That means, are there any such conlangs that exist today but were once declared as dead or not in use by any community?

2 Answers 2


Since conlangs by their very nature don't start out with any speakers, and in most cases the author is not immediately a skilled user of the language, conlangs tend start out dead, and so under this definition almost any conlang with a speaker community would technically once have been dead.

However, going by "dying" as having a community, then losing it, reliable data is somewhat hard to find, as a small remainder of a community (which could be as little as two individuals' private postal correspondence) can be very hard to locate especially in pre-internet days, though it seems that Idiom Neutral, published in 1902, once had largely fallen out of use, but has recieved a recent revival by enthusiasts in a couple of internet usergroups and blogs.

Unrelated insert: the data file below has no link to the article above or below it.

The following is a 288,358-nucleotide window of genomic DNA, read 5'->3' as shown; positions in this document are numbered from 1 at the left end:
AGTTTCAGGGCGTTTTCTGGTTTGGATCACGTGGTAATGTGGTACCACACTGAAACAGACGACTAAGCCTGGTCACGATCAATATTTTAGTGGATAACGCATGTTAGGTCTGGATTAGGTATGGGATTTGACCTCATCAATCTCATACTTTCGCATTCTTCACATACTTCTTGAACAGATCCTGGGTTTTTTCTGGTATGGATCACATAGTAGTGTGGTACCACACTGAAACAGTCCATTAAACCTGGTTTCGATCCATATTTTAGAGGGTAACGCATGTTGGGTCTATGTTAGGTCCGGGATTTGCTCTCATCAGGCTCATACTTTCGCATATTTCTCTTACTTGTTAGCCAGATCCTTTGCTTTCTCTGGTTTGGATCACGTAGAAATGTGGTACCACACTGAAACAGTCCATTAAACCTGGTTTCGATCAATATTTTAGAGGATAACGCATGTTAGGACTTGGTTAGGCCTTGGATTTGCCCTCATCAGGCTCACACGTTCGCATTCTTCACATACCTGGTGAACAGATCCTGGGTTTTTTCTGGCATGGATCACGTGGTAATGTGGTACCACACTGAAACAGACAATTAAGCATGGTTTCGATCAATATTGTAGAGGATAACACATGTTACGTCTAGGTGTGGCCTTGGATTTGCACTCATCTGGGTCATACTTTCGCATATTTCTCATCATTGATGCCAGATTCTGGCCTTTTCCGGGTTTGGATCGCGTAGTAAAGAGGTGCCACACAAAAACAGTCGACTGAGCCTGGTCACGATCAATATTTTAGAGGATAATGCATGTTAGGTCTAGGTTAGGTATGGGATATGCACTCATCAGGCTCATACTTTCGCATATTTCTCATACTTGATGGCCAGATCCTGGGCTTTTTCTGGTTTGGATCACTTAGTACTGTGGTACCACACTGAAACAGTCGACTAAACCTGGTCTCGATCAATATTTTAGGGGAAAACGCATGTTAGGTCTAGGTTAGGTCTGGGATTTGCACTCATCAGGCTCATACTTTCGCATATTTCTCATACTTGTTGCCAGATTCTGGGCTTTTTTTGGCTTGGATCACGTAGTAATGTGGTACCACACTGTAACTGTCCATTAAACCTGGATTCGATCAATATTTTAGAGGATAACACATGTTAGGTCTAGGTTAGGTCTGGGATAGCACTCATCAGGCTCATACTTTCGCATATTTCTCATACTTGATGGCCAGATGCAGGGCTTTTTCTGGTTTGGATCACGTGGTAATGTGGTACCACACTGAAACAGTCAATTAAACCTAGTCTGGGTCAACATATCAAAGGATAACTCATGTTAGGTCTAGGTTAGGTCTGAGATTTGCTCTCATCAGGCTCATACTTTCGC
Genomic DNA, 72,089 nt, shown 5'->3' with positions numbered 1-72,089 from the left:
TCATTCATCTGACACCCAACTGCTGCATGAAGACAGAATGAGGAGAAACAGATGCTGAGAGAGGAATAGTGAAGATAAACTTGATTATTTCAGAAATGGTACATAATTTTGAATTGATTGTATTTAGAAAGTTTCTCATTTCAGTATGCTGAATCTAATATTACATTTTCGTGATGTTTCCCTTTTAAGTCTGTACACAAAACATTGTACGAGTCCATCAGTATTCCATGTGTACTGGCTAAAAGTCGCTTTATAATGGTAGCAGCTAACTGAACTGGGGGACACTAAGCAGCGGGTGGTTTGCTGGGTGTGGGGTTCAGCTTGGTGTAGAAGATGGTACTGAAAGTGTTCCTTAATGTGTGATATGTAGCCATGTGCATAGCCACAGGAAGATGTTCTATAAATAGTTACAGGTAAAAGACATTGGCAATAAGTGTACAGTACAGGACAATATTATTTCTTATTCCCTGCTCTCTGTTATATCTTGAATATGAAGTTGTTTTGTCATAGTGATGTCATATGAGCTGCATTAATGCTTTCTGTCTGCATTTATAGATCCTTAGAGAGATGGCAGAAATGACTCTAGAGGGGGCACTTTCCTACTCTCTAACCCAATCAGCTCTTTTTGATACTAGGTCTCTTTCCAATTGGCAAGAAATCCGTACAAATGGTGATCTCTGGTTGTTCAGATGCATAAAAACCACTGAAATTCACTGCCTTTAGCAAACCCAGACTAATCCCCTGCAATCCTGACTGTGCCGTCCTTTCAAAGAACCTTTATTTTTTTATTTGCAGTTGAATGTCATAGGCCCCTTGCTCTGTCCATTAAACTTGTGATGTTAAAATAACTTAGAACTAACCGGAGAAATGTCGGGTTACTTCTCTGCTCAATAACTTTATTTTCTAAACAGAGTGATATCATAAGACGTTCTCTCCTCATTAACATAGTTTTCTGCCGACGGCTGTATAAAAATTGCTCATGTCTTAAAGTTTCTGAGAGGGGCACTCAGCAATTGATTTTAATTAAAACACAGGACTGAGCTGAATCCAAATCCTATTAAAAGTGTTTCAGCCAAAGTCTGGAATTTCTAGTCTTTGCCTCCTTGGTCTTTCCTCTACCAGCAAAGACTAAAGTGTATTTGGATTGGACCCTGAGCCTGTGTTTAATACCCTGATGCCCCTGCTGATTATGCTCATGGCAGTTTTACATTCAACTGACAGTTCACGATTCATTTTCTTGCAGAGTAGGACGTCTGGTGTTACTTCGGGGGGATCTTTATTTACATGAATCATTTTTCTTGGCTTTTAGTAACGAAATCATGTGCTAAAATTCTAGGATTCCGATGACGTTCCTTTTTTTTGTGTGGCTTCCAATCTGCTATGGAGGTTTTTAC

My answer is a little biased, but I can speak for the history of Solresol. Solresol was invented in the early 1800s, grew in popularity over the next ~70 years, even after the death of its creator, and then (apparently) abruptly died out in the early 1900s, despite supposedly being at the peak of its popularity. There were only a few brief mentions of Solresol throughout the 1900s in books about universal language attempts. Then, in the 1990s, someone started a mailing list discussion about Solresol through reading one of those books, and the community has been slowly growing ever since, with a desire to further develop and promote the language.

Gufferdk makes a good point that it's difficult to prove the "death" of a conlang. There is no known documentation of Solresol being in use through most of the 1900s, but I cannot prove that more private communication did not exist.

Your Answer

By clicking “Post Your Answer”, you agree to our terms of service and acknowledge you have read our privacy policy.

Not the answer you're looking for? Browse other questions tagged or ask your own question.